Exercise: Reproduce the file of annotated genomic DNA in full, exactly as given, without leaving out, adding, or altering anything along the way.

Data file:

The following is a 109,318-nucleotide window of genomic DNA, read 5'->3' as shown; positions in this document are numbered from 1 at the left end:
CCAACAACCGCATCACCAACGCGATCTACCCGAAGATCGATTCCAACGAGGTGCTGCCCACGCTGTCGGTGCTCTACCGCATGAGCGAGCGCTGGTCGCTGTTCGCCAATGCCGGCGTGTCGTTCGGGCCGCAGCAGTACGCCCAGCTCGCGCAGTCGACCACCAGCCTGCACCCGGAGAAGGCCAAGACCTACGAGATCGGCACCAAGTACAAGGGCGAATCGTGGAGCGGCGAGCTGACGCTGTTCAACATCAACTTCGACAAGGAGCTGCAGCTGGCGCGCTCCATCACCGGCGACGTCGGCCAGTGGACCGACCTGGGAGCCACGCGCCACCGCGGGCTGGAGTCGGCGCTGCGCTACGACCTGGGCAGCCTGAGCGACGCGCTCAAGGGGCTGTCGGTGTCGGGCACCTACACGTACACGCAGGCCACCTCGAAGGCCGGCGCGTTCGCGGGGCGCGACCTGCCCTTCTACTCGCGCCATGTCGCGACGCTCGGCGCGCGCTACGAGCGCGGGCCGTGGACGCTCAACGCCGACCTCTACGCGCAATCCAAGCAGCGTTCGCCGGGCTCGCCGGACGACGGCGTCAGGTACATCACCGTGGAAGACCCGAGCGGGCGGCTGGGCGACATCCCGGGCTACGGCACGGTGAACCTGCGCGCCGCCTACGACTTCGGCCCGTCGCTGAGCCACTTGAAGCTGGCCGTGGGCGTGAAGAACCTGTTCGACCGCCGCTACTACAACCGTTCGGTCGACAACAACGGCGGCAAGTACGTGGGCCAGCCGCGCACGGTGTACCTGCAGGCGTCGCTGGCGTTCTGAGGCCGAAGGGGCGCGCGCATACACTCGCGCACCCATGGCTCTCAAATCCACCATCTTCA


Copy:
The following is a 109,318-nucleotide window of genomic DNA, read 5'->3' as shown; positions in this document are numbered from 1 at the left end:
CCAACAACCGCATCACCAACGCGATCTACCCGAAGATCGATTCCAACGAGGTGCTGCCCACGCTGTCGGTGCTCTACCGCATGAGCGAGCGCTGGTCGCTGTTCGCCAATGCCGGCGTGTCGTTCGGGCCGCAGCAGTACGCCCAGCTCGCGCAGTCGACCACCAGCCTGCACCCGGAGAAGGCCAAGACCTACGAGATCGGCACCAAGTACAAGGGCGAATCGTGGAGCGGCGAGCTGACGCTGTTCAACATCAACTTCGACAAGGAGCTGCAGCTGGCGCGCTCCATCACCGGCGACGTCGGCCAGTGGACCGACCTGGGAGCCACGCGCCACCGCGGGCTGGAGTCGGCGCTGCGCTACGACCTGGGCAGCCTGAGCGACGCGCTCAAGGGGCTGTCGGTGTCGGGCACCTACACGTACACGCAGGCCACCTCGAAGGCCGGCGCGTTCGCGGGGCGCGACCTGCCCTTCTACTCGCGCCATGTCGCGACGCTCGGCGCGCGCTACGAGCGCGGGCCGTGGACGCTCAACGCCGACCTCTACGCGCAATCCAAGCAGCGTTCGCCGGGCTCGCCGGACGACGGCGTCAGGTACATCACCGTGGAAGACCCGAGCGGGCGGCTGGGCGACATCCCGGGCTACGGCACGGTGAACCTGCGCGCCGCCTACGACTTCGGCCCGTCGCTGAGCCACTTGAAGCTGGCCGTGGGCGTGAAGAACCTGTTCGACCGCCGCTACTACAACCGTTCGGTCGACAACAACGGCGGCAAGTACGTGGGCCAGCCGCGCACGGTGTACCTGCAGGCGTCGCTGGCGTTCTGAGGCCGAAGGGGCGCGCGCATACACTCGCGCACCCATGGCTCTCAAATCCACCATCTTCA